Recently we touched upon blanket orders. Today, we are going to look at them specifically as to how they might relate to inventory management.
So, my favorite cautionary snippet warns about “Not shooting pool with anyone who’s first name is the name of a major city.” To an extent, there is wisdom in that. Unless of course you’re THAT GOOD! And, most of us are not.
When it comes to the idea of keeping steel in inventory, there is another snippet that suggests; “Better that you be stuck in an elevator with 50 first graders with fevers, ice cream cones, and intestinal flu, than hold steel bars as inventory.” Doesn’t seem to leave much room for any discussion. Just don’t do it, at any time, for any reason. That used to refer to slow-moving inventory. Today, however, it seams to refer to any inventory, no matter who you are; service center, end-user, manufacturer.
In a nutshell, no one is to maintain any inventory, but everyone is expected to ship their products next day. In reality, that philosophy results in what I refer to as “kick the can”. Someone has the inventory somewhere; we just want it to be someone else’s expense. Inventory is a necessary evil then, so long as someone else is carrying it. Or, as an old and dear friend of mine would always say; “Somebody pays!” Just move the actual mass of hard steel down the line until it is not so visible. BUT, how many decision makers do you want to be between your “Just-in-Time” company and availability of the actual goods? There is no avoidance; to deliver products with the speed expected today, most of us should actually maintain some inventory (that includes end users, manufacturers, and even service operations). We just need to insure we are capable of managing that inventory with a competence that approaches an art-form level.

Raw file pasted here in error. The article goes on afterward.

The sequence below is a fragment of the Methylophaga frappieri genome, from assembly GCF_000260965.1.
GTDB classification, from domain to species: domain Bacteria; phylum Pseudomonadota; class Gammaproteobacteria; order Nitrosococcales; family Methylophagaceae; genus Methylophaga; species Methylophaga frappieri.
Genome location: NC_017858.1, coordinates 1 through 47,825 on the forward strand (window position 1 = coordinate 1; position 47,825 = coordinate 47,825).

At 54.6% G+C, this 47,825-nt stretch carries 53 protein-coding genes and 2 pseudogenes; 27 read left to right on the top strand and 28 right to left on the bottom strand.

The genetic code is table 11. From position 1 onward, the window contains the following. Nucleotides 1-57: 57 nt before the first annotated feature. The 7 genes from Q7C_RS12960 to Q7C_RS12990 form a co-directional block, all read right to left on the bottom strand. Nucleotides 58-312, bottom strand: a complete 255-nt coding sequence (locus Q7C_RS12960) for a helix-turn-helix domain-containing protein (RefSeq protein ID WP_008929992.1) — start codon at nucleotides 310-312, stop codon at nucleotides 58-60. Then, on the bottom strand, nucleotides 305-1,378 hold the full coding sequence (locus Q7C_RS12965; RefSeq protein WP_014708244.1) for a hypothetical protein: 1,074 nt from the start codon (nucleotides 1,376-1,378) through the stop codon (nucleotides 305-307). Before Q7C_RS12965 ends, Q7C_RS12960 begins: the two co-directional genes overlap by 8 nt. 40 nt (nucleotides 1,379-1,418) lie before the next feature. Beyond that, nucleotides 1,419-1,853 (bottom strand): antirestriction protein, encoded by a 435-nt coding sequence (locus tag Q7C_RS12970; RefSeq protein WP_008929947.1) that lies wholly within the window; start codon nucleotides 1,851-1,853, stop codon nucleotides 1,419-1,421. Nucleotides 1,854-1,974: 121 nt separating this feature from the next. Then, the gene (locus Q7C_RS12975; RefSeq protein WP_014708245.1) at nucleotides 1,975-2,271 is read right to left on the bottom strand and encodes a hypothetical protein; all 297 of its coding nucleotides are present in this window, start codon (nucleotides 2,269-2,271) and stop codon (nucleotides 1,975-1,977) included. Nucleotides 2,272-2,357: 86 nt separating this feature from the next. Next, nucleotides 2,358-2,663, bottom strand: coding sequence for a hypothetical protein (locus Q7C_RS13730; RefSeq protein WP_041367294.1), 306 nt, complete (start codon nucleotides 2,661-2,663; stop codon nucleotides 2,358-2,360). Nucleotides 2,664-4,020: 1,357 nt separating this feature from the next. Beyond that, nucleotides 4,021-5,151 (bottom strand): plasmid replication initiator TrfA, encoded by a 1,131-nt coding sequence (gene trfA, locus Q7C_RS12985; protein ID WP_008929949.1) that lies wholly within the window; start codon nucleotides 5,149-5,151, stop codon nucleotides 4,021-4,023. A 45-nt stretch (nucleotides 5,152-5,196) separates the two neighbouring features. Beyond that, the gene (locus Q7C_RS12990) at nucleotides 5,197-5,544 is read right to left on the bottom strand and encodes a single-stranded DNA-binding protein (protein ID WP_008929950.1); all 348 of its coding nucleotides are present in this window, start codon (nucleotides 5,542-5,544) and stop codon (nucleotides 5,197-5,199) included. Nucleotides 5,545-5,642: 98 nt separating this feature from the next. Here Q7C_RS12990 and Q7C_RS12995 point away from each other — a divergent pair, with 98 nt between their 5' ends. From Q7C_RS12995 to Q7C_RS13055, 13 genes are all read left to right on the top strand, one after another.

Heavy industry is alive and well. Globally, there is a big need for digging, busting, breaking, grinding and pushing; dirt, rocks, yogurt, whatever. Service centers are tasked with anticipating the needs of that industry months or years ahead of potential orders. No easy task. End users, however, may witness repetitive usage of materials within somewhat predictable cycles. They enjoy a level of “forecast insight” that steel service centers would love to have, no matter how slight it might be. Yet fewer than you would imagine utilize the benefits of a useful and available inventory management tool; “Blanket Orders”.
Committing “forward”, to a dedicated source of supply, for a dedicated quantity of material, may be facilitated by using a blanket order. Not a bad compromise that protects continuance of supply and improves cash flow.